Military medical personnel answer Providence hospital's call for help

November 15, 2021

By LISA EISENHAUER

Reinforcements from the military arrived in mid-October to bolster the medical staff at Providence Sacred Heart Medical Center in Spokane, Washington.

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A staffer with Providence Caregiver Health Services fits one of the military clinicians assisting at Providence Sacred Heart Medical Center for a respirator mask. A team of 20 military clinicians deployed to the Spokane, Washington, hospital in mid-October to help treat patients hospitalized for COVID-19.

The contingent of 20 doctors, nurses and respiratory therapists was sent by the Department of Defense after the medical center requested assistance from the Washington State Department of Health in August, when the number of COVID-19 patients threatened to overwhelm the hospital's resources.

Dr. Daniel Getz, chief medical officer, said Sacred Heart had a surge in COVID patients and saw no end in sight.

Despite the relentless stress on the staff, Getz said, clinicians' dedication has not faltered. "I think when you walk through our halls the compassion is evident," he said. "The way that our health care providers care for patients has been inspiring, to say the least."

With staff exhausted and the continuing influx of patients requiring high-acuity care for traumas, strokes and heart attacks, the hospital asked for backup.

When the military team took up their posts in several hospital units on Oct. 17 the surge of COVID patients was easing. Getz said the military medical staff was nonetheless needed and appreciated. He said the medical center's clinical staff has been working extra shifts and long hours since the beginning of the pandemic.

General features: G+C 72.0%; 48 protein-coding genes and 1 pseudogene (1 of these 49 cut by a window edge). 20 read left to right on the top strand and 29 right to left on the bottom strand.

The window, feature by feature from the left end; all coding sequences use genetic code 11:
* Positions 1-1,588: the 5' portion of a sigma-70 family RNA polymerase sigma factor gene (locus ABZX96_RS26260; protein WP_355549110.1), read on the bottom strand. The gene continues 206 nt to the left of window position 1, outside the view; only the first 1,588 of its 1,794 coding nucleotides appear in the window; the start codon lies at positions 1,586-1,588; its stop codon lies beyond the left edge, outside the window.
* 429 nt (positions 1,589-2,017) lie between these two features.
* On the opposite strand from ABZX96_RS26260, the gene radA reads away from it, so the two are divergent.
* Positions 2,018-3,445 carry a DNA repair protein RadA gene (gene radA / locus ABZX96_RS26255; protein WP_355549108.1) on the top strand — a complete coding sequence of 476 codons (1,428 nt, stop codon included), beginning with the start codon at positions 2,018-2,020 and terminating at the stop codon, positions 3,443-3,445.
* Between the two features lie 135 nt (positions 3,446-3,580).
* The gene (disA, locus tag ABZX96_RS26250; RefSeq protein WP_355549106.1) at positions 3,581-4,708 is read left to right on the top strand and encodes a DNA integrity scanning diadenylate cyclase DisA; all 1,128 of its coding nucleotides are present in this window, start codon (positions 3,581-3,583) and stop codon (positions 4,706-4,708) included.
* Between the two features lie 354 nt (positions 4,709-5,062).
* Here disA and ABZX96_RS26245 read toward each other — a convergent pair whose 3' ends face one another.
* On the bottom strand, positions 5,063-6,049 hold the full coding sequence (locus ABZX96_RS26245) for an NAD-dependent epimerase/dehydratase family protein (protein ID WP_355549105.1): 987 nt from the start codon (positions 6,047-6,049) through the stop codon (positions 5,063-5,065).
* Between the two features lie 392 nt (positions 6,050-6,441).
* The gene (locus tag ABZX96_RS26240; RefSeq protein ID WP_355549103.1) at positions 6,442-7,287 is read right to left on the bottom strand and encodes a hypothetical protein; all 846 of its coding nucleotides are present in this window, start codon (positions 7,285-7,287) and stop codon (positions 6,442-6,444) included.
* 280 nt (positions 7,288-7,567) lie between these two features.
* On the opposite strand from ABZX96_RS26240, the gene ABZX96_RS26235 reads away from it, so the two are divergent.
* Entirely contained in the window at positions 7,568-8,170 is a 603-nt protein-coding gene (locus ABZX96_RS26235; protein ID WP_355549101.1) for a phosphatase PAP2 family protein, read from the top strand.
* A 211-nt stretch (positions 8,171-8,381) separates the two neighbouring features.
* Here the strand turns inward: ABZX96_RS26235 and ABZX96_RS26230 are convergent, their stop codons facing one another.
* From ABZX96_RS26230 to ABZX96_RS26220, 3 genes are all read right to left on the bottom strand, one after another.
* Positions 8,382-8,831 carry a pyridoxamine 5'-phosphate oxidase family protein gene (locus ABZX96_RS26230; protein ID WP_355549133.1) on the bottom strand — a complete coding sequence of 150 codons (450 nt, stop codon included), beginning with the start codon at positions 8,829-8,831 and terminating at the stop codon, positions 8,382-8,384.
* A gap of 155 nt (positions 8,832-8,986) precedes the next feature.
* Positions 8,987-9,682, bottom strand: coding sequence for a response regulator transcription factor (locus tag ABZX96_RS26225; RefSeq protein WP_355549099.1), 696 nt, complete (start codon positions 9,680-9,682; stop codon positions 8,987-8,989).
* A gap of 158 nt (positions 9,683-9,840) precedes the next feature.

The military team's assistance means the hospital's clinicians are getting "a chance to inhale a little bit and to get a little bit of a reprieve," he said in late October.

Sacred Heart is part of the Providence St. Joseph Health system. It was the 11th health care site in the nation to get pandemic assistance from military clinicians. The list of host hospitals includes Our Lady of the Lake Regional Medical Center in Baton Rouge, Louisiana, where a 20-member medical team arrived in August.

Getz said that elective surgeries remained on hold at Sacred Heart in late October. But with the military clinicians' assistance, the hospital was making headway on a backlog of "compelling procedures" that had been postponed.

"While we're nowhere near back to normal operations, the additional help from the Department of Defense team helps us get through that list of patients that we really need to serve much more quickly," he said.

The team is scheduled to remain at Sacred Heart for a month. However, Getz said the hospital would request an extension of their stay.

 

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